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Shuffling salaries for new strikers
by Ridge Mahoney, February 28th, 2008 10AM
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TAGS:  mls


For MLS coaches, like the rest of us, much of life is one deadline after another. Next up is the date by which teams must be complaint with the salary cap, precise figure unknown, and the limits for the regular (18 players) and full (28) roster limits.

Teams must be compliant by Monday, meaning deals for strikers such as Claudio Lopez, negotiating with Kansas City, Reinaldo Navia (FC Dallas), and the other Reinaldo (Colorado), would ideally be completed in time to make adjustments to salaries and rosters.

Teams can bargain for additional time to reach compliance, but by Monday's deadline they must have informed MLS as to how they plan to get their numbers in order.

In the case of the Argentine veteran Lopez, sources are estimating his probable salary as between $750,000 and $1.2 million. That's quite a spread and at the lower end is a figure Kansas City might be able to manage without using the Designated Player option, since it has a lot of allocation money in hand as its share of the Eddie Johnson transfer.

But Coach Curt Onalfo has been given the green light to use the DP option if he so wishes and thus, money may not be the determining factor.

Still, since a DP counts $400,000 against the cap, it would be nice to know ASAP if that huge chunk is in the mix. Yet it's not that much more than Johnson's max-cap hit of last year ($325,000), and the Wizards have already unloaded the six-figure salaries of Nick Garcia ($131,250) and Jose Burciaga ($100,000), so KC appears to be in good stead.

As Dallas negotiates with the Chilean Navia, a possible replacement for Carlos Ruiz, it also must deal with the unsettled status of Roberto Mina, who earned $80,000 last season while on loan. Negotiations to sign him to a regular contract have floundered and so he may not be on FCD's roster this season.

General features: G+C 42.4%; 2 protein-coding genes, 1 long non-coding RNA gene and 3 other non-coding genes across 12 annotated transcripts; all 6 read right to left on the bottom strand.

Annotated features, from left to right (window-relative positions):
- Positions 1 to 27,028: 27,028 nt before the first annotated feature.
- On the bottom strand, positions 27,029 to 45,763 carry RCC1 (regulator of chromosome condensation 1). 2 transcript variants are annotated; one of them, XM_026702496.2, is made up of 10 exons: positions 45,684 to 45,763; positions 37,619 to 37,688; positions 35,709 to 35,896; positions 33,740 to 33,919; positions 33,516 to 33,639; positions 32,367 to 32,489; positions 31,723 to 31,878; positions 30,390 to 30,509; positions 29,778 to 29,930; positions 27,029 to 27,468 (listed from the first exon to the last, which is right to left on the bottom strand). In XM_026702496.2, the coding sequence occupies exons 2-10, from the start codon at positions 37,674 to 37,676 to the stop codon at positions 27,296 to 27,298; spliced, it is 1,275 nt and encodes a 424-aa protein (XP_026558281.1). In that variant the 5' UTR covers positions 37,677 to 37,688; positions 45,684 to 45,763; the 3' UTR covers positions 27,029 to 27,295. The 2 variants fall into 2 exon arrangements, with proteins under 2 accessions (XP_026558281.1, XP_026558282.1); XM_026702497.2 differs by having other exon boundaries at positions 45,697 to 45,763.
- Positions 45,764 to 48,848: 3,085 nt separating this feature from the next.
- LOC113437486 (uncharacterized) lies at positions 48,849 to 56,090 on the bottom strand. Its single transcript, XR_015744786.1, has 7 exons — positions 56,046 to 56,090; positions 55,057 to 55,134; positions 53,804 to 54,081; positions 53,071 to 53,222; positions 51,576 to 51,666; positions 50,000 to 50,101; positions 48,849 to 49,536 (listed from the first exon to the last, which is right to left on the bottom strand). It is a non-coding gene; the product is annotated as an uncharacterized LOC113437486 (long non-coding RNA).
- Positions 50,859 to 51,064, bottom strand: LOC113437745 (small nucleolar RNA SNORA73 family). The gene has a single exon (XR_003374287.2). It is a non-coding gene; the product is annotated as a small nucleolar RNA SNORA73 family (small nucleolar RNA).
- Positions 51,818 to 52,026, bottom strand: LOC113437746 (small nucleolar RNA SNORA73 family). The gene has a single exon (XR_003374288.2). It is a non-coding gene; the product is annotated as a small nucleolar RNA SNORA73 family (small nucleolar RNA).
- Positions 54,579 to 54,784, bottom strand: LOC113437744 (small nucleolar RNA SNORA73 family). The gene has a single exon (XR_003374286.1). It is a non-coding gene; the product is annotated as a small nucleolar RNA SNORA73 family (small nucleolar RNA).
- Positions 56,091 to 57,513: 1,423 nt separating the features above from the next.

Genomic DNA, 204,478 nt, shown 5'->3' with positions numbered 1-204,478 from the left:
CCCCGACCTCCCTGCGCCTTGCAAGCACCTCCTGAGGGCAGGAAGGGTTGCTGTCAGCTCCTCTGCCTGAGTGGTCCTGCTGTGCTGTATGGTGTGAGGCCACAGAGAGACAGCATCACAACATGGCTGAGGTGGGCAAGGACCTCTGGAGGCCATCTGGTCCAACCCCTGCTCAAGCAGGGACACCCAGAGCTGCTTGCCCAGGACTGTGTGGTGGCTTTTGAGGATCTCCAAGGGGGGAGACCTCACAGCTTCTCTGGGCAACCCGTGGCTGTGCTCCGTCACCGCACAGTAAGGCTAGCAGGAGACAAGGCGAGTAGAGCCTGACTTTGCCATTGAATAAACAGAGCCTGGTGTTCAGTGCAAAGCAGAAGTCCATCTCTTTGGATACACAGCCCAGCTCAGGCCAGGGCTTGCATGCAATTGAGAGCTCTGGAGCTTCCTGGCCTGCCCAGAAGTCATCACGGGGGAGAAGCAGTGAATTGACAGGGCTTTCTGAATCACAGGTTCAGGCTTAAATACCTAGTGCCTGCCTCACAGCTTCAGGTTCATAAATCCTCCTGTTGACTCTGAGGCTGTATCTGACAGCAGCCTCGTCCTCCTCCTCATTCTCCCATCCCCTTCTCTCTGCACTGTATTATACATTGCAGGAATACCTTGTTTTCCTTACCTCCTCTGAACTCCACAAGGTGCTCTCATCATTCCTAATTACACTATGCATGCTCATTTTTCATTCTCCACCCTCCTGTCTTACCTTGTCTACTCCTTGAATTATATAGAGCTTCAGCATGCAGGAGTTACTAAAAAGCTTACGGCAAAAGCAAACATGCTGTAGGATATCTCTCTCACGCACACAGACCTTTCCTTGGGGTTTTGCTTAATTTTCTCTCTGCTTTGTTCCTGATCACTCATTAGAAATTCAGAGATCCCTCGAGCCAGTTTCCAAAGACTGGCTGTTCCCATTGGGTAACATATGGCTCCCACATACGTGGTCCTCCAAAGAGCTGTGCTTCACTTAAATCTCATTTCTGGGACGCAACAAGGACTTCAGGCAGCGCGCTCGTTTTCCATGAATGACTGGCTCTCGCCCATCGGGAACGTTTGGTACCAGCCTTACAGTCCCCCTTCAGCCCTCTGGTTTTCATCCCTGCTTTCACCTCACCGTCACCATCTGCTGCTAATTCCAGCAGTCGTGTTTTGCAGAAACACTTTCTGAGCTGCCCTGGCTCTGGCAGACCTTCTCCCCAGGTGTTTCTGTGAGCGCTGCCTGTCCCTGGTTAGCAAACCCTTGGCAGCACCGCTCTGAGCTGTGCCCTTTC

In one aspect, FCD is in the same situation as Kansas City: it has lost a high-priced player (Ruiz), so in effect is merely using that slot to, perhaps, accommodate another of the same ilk. FCD also had to wedge DP Denilson under the salary cap and even though it got a half-price discount ($200,000) against the cap because he came to MLS with only half-a-season's salary guaranteed ($400,000 for the rest of the 2007 season), it has enough room for Navia if the parties can agree to terms. Dallas leaves Friday for a two-week stay in Brazil.

By trading Nicolas Hernandez ($130,000) to Columbus and in return getting Tim Ward, a Generation Adidas player who doesn't count against the salary cap, Rapids coach Fernando Clavijo may have cleared enough space to acquire Brazilian striker Reinaldo from Australian League club Queensland Roar. Reinaldo, whose contract expires in May, is supposedly available for about $350,000 (salary plus transfer fee).

Colorado has first shot at Reinaldo, having filed a discovery claim on him before any other team. Real Salt Lake could have used an allocation to leapfrog ahead of the Rapids, since in the hierarchy of MLS mechanisms allocations trump discoveries, but instead has signed Scottish striker Kenny Deuchar.

Both Real Salt Lake and Colorado are headed overseas as well. The Rapids left Thursday for London and a stint at Arsenal, RSL is off to Argentina on Friday.


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